[distcc] Loadbalanced distcc

Victor Norman vtnpgh at yahoo.com
Thu Jan 5 15:44:53 GMT 2006

Dan, et al., 

Your simpler implementation has obvious advantages and disadvantages, which
I'll enumerate:

o much simpler than dmucs
o requires less administrator configuration than dmucs: in dmucs the administrator has to somehow figure out which of his/her machines are the most "powerful" -- i.e., which can compile a file the fastest.  This is not easy to compute.

o when doing large builds, the load average on a machine can change significantly, especially when multiple users are sharing the compilation farm.  Dmucs adapts to this situation automatically, whereas your solution won't, as I understand it.

I sure would like to incorporate your solution into dmucs somehow -- so that the power and number of cpus on a compilation server can be computed automatically.... I'll put it on my to do list...


Dan Kegel <dank at kegel.com> wrote: On 1/5/06, Victor Norman  wrote:
> The nice things about dmucs are:
> o if other engineers are using the compile machines for other tasks, the
> loadavg daemons will communicate the loads to the dmucs server, and those
> machines will be used less often for compiles -- so my system takes into
> account not just loadavg based on number of compiles on a machine, but on
> other factors as well.

This is a very good thing.
I have an alternative approach which achieves
part of this benefit without requiring a central server.
The idea is, the user invokes 'make' via a wrapper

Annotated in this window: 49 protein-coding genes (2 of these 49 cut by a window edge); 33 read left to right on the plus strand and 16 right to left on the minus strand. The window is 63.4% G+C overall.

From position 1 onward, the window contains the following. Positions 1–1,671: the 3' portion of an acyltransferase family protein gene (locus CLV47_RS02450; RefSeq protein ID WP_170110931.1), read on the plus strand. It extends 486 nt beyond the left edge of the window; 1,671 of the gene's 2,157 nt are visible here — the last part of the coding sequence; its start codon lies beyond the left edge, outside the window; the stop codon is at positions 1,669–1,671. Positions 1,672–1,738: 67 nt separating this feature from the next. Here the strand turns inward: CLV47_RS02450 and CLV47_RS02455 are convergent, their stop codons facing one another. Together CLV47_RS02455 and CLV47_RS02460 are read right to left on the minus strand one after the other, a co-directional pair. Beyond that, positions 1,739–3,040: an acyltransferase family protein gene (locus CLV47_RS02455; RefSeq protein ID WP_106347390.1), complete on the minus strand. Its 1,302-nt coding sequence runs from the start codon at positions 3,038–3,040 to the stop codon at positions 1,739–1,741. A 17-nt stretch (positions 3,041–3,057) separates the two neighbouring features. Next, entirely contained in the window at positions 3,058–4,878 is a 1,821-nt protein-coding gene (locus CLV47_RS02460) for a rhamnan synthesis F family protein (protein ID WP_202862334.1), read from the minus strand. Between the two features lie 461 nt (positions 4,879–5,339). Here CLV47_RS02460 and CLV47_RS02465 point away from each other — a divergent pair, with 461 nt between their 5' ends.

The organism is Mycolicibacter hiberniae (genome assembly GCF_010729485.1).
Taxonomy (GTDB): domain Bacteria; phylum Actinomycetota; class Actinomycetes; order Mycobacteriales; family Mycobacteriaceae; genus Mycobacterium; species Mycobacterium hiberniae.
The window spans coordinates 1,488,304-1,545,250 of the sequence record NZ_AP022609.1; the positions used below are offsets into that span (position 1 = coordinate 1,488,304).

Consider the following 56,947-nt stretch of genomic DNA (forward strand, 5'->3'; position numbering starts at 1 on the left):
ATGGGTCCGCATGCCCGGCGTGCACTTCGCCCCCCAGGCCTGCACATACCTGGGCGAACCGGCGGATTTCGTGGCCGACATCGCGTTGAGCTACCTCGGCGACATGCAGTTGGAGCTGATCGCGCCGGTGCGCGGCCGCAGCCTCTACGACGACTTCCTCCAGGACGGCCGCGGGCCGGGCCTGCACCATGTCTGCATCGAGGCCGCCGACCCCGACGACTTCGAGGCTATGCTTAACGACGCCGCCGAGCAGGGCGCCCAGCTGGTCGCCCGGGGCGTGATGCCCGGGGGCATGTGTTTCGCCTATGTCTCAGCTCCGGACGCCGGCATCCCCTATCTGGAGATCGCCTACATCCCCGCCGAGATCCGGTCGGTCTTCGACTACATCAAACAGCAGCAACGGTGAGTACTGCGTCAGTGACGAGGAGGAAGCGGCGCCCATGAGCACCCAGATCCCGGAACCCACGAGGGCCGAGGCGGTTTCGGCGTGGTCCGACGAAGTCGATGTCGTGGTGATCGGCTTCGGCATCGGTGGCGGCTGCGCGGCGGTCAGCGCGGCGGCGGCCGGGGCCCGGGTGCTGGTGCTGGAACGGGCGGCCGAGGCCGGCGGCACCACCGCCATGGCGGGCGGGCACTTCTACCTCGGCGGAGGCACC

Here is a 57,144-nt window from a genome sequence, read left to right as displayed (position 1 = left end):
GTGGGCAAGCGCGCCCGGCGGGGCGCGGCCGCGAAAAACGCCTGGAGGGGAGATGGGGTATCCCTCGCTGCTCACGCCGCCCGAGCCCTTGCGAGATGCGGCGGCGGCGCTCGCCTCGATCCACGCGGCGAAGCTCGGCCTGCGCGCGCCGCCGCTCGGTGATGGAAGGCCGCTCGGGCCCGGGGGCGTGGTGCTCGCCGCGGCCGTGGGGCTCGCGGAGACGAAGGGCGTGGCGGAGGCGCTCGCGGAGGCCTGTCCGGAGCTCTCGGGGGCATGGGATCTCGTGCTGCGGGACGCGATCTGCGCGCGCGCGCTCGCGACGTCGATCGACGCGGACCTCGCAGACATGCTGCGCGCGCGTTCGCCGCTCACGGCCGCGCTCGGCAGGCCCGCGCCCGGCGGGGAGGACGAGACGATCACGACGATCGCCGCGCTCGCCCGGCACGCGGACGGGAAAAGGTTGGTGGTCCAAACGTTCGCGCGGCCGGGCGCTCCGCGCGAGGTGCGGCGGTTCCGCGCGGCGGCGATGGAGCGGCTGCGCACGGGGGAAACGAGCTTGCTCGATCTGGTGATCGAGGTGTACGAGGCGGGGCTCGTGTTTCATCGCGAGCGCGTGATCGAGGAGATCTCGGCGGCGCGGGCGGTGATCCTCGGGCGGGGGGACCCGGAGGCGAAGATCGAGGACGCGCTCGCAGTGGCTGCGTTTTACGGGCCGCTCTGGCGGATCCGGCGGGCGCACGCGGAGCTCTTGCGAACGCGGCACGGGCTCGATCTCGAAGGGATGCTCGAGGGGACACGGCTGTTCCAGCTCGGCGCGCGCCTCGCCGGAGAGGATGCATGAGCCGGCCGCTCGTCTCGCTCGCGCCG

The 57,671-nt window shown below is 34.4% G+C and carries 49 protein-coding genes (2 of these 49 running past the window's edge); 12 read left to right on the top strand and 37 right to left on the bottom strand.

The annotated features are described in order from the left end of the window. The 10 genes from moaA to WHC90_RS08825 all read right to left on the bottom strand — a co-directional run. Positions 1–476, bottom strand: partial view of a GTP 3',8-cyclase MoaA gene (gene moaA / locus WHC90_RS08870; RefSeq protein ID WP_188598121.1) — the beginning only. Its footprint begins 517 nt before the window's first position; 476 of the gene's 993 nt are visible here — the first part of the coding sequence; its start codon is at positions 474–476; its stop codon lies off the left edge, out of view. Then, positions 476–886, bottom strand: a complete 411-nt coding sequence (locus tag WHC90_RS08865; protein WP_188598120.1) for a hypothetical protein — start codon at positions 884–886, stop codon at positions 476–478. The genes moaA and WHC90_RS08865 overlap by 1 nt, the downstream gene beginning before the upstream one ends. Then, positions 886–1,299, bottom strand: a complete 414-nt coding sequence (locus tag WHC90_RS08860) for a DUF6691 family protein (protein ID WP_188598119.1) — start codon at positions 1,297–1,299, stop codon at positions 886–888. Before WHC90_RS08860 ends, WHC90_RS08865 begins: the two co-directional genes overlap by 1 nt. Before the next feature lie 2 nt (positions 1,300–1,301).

that runs a client-side program which queries all
the servers in parallel to see how quickly they respond to a compile
request for 'hello, world'.  Servers that respond promptly
are added to the host list for the current make job.
This lets you avoid machines which are loaded down or otherwise having problems.
It's not as good as dmucs, but it's quite useful.

> o machines ca n be added and deleted from the compilation farm dynamically.
> For example, a powerful desktop machine on an engineers desktop can be added
> to the compilation farm when it goes into screen saver mode.  When the
> eningeer comes back to his/her desk, the machine can be immediately removed
> from the farm.  I've tried this, and it works well.

I think you can get the same effect with my approach.
I also have a patch for distcc which rejects jobs when the load is
too high; I could extend it to reject jobs when a suitable screensaver
isn't running.
(Many screensavers use too much CPU power!)

> o machines with differing "power" can all contribute to the compilation
> farm.  Each machine is assigned a "power index", and the most powerful,
> available, and not-overloaded machines will be given out for compiles.

That's something I haven't looked at.  (My servers are all equally powerful.)

> o the system scales really well.  I've tried it with 6 compilations going
> simultaneously, and the time to compile our code based went up from 44
> minutes to 56 minutes -- an increase of 27%.

Can I get you to run the benchmark included in distcc
(the one that I posted results for recently) with one and six users?
(If it helps, we're writing a script to make this easier, all you
have to do is give it the six client hostnames to use.)

> o ideally, it would be very nice to be able to know how long different files
> take to compile

I have a statistics patch for distccd that (among other things) gathers info
about which files take the longest to build, but I use it mostly to
give feedback to developers.  The stats also let me know when it's
time to add servers to a cluster.

- Dan

Wine for Windows ISVs: http://kegel.com/wine/isv

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